The Economic Growth, Regulatory Relief and Consumer Protection Act (EGRRCPA) provided significant regulatory relief for community banks, including broad relief from the Volcker Rule’s prohibition on proprietary trading and investments in covered funds. As previously discussed, Section 203 of EGRRCPA provided an exemption from the Volcker Rule for institutions that are less than $10 billion and whose total trading assets and liabilities are not more than 5% of total consolidated assets. The exemption provides complete relief from the Volcker Rule by exempting such depository institutions from the definition of “banking entity” for purposes of the Volcker Rule.
On December 21, 2018, the financial regulatory agencies invited public comments on a proposal to implement the EGRRCPA changes to the Volcker Rule. The proposed rule provides that an insured depository institution is exempt from the Volcker Rule if “it has, and every company that controls it has, total consolidated assets of $10 billion or less and total trading assets and trading liabilities, on a consolidated basis, that are 5% or less of total consolidated assets.” While the proposed rule is not yet effective, the Federal Reserve has previously confirmed that it would not enforce the Volcker Rule in a manner inconsistent with EGRRCPA, so the proposed rule is effectively already in place.
Based on September 30, 2018 call report data, this change to the Volcker Rule exempted approximately 97.5% of the 5,486 U.S. depository institutions. (The actual number is probably slightly less, as some of those exempted depository institutions are affiliated with larger and/or foreign banks, each of which would remain subject to the Volcker Rule.) Of note, the $10 billion asset threshold is by far the most relevant determinant of the eligible relief. Based on that call report data (which necessarily excludes any trading assets and liabilities held by a parent company), only 0.15% of depository institutions had trading assets equal to at least 5% of their total assets (and only 0.16% of the institutions had trading assets equal to 3% or more of their total assets).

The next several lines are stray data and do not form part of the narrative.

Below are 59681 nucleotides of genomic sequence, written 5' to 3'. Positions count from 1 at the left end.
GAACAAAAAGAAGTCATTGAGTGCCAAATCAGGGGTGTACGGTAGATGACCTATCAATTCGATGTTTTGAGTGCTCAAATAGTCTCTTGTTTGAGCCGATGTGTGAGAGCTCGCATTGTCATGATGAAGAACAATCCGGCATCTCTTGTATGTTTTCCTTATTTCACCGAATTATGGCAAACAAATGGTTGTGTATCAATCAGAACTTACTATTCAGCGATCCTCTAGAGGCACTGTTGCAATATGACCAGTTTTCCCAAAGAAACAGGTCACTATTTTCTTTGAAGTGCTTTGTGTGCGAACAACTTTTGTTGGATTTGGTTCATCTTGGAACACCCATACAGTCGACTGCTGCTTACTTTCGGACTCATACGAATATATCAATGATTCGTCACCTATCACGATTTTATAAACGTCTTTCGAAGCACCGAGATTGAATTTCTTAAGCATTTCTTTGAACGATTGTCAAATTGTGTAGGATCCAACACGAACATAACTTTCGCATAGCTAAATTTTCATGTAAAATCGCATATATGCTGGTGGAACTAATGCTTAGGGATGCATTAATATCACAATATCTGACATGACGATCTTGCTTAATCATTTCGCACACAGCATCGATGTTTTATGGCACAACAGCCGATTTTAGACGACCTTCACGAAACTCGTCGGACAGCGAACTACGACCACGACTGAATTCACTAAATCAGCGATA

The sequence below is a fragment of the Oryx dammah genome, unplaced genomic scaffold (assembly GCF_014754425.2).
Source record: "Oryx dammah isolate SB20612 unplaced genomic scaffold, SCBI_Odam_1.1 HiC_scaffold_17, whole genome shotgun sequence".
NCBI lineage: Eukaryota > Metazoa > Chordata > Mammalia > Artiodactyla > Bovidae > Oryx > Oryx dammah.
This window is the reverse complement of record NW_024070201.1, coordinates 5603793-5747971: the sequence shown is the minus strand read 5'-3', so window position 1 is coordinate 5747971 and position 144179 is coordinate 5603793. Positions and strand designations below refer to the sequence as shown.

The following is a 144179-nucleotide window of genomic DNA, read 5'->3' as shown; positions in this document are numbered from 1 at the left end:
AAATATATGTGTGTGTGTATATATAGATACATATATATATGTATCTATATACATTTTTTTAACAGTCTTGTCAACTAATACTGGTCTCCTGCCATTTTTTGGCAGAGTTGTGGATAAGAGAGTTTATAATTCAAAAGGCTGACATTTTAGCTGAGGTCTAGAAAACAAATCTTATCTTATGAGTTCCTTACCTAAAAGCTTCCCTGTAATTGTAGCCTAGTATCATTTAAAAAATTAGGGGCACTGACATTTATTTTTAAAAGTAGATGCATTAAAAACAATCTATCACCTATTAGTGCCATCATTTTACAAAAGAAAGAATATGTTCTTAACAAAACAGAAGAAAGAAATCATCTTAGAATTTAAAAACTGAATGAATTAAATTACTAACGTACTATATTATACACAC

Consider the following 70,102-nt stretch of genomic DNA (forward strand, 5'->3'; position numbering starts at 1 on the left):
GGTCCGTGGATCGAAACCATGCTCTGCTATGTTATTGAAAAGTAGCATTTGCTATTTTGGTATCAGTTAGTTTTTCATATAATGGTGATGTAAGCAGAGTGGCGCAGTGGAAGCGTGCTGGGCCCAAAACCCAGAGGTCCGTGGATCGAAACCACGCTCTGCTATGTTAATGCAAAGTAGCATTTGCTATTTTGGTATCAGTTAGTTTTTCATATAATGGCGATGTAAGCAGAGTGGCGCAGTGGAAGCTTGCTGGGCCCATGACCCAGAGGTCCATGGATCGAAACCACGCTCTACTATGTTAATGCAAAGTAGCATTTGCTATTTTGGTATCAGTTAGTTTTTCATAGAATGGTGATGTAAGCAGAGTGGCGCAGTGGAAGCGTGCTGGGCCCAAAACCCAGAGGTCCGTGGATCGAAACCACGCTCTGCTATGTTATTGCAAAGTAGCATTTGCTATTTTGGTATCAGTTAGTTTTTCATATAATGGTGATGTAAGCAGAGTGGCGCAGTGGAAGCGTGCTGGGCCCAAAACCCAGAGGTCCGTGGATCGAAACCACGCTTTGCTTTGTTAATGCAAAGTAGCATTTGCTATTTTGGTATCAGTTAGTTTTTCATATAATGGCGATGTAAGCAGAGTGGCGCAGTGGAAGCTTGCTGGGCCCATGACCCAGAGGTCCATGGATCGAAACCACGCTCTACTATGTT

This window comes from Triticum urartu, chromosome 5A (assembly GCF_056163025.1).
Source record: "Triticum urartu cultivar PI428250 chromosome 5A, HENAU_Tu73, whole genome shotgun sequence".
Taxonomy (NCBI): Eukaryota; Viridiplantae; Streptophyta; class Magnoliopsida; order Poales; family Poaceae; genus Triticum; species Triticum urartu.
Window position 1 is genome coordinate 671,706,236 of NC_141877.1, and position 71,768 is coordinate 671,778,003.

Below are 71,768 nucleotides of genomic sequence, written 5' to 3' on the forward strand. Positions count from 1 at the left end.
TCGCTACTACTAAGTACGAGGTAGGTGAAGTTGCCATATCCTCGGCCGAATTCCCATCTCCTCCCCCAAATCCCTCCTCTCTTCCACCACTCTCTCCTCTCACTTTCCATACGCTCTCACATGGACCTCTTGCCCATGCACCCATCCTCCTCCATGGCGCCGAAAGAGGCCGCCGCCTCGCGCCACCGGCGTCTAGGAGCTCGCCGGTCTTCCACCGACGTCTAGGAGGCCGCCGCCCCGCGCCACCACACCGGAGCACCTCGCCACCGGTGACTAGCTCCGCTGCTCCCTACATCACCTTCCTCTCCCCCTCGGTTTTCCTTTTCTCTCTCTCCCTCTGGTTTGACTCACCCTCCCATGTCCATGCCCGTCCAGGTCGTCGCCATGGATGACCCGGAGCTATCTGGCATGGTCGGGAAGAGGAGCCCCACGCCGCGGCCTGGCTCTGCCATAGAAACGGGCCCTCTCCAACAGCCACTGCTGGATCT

While few community banks ever engaged in proprietary trading before the Volcker Rule, EGRRCPA still provides meaningful relief from the compliance obligations of the Volcker Rule, the risk of inadvertently being deemed to engage in proprietary trading, or the prohibition from investing in covered funds (or the need to ensure that vehicles that were invested in qualified for an exemption from the covered fund definition).
On substantive issues, we primarily focused on reforms enacted under The Economic Growth, Regulatory Relief, and Consumer Protection Act, or EGRRCPA, but also touched on the modernization of the Georgia banking code. Specific topics discussed include:
the expansion of the Small Bank Holding Company Policy Statement;
the relaxation of the reciprocal brokered deposit rules;
Volcker Rule relief;
the upcoming regulatory off-ramp (or at least rest stop, if not fully an off-ramp); and
the increased threshold for the 18-month examination cycle and short-form call reports.
As of the end of August 2018, two key provisions of The Economic Growth, Regulatory Relief, and Consumer Protection Act (aka the Crapo bill, S.2155, or increasingly, EGRRCPA) have become effective: the increase in the small bank holding company policy statement threshold and the increase in the expanded examination cycle threshold. Before looking at those provisions, I have to acknowledge the fabulous Wall Street Journal story by Ryan Tracy, “Can You Say EGRRCPA? Tongue-Twister Banking Law Confuses Washington.” Personally, I’m now leaning towards “egg-rah-sip-uh.”
On July 6, 2018, the federal banking agencies released an Interagency statement regarding the impact of the Economic Growth, Regulatory Relief, and Consumer Protection Act that provided guidance as to which provisions were immediately effective versus which provisions would require further regulatory action. Included in this guidance was confirmation that the banking regulators would immediately implement EGRRCPA’s changes to the Volcker Rule, freeing most institutions with total assets of less than $10 billion from the constraints of the Volcker Rule. The regulators noted that they “will not enforce the final rule implementing section 13 of the BHC Act in a manner inconsistent with the amendments made by EGRRCPA to section 13 of the BHC Act.”